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PNS Daily Newscast -May 25, 2017 


In focus on our nationwide rundown; a GOP candidate spends final night of his campaign allegedly “body slamming" a reporter; the CBO numbers are out and the latest version of the AHCA ends health coverage for 23 million Americans; and we take you to a township that aims to be carbon neutral by 2050.

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Teams Compete to Bring Solar Power to Low-Income Texas Communities

Five teams from Texas are competing for $1 million in prize money in a contest to develop solar access to under-served communities. (Elenathewise/GettyImages)
Five teams from Texas are competing for $1 million in prize money in a contest to develop solar access to under-served communities. (Elenathewise/GettyImages)
May 3, 2017

DALLAS - A national competition is underway to expand solar electricity access to low-income communities. Forty-eight teams from 23 states and Washington, D.C., including five teams from Texas, have been selected to compete for $1 million in prize money.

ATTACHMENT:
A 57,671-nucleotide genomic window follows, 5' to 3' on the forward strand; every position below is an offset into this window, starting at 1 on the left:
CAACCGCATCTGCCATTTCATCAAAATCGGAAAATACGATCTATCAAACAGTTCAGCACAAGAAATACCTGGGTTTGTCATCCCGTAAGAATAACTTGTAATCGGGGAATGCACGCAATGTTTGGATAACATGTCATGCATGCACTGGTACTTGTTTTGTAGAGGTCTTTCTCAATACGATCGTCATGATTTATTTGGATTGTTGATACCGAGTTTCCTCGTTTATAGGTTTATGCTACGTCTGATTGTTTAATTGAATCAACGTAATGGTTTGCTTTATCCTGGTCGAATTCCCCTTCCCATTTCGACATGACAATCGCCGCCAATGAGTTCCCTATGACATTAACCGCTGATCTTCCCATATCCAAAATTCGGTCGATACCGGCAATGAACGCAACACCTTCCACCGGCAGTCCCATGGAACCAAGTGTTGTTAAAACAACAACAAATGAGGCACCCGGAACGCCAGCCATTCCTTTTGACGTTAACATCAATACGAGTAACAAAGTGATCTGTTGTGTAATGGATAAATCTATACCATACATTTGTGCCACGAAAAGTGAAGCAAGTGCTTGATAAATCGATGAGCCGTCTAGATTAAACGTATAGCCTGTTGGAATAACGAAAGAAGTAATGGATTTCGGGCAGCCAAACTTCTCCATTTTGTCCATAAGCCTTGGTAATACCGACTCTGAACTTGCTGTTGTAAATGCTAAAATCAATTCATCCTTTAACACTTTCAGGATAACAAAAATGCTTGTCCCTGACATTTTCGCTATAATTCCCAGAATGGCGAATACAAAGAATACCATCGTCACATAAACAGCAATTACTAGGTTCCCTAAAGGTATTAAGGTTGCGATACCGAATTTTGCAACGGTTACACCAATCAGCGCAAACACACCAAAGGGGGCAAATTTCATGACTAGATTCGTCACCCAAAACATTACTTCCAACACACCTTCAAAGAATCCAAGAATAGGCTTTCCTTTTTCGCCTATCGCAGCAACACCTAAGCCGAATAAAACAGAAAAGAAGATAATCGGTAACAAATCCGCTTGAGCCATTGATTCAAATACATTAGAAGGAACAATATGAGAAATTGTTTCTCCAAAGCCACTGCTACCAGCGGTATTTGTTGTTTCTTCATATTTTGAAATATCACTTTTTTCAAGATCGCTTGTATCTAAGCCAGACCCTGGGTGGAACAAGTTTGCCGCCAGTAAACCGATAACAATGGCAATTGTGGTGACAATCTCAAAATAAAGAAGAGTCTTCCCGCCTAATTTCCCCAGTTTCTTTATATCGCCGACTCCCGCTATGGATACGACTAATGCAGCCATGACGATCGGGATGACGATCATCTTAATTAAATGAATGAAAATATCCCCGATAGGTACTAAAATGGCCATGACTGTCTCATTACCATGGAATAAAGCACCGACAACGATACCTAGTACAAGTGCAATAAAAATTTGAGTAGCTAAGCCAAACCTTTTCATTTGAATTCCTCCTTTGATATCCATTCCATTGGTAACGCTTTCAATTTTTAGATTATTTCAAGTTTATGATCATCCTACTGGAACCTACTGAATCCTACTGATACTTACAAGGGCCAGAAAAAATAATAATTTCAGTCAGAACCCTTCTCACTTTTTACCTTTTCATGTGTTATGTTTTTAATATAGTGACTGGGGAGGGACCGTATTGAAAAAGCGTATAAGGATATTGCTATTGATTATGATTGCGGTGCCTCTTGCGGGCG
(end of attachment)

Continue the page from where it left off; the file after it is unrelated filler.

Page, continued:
It's sponsored by the U.S. Department of Energy's SunShot Initiative and run by SUNY Polytechnic University, where Michael Fancher – executive director of SUNY Polytechnic's Center for Advanced Technology in Nano Materials and Nano Electronics – said to win, teams must develop a business plan that will work in under-served communities.

"So that, long after the program, you have a vibrant community of these professionals able to continue and incorporate what they've learned from each other," said Fancher, "and replicating that in other low- and moderate-income communities."

Teams from Austin, Dallas, Floresville, Kerrville and Waco are participating in the contest and have been given seed money to put their projects together over the next 18 months. Winning entries must directly benefit low- and moderate-income households, local governments or nonprofits.

According to Fancher, the idea is to match solar installers with agencies that want to make the move to renewable energy.

"Getting the network activated, and then working with the not-for-profit community and the other participants in the low- and moderate-income communities, is really kind of the focus of this program," he said, "and you can see that in the allocation of its funding."

There's a grand prize of $500,000, with runners-up receiving awards of $100,000 and $200,000.

Mark Richardson, Public News Service - TX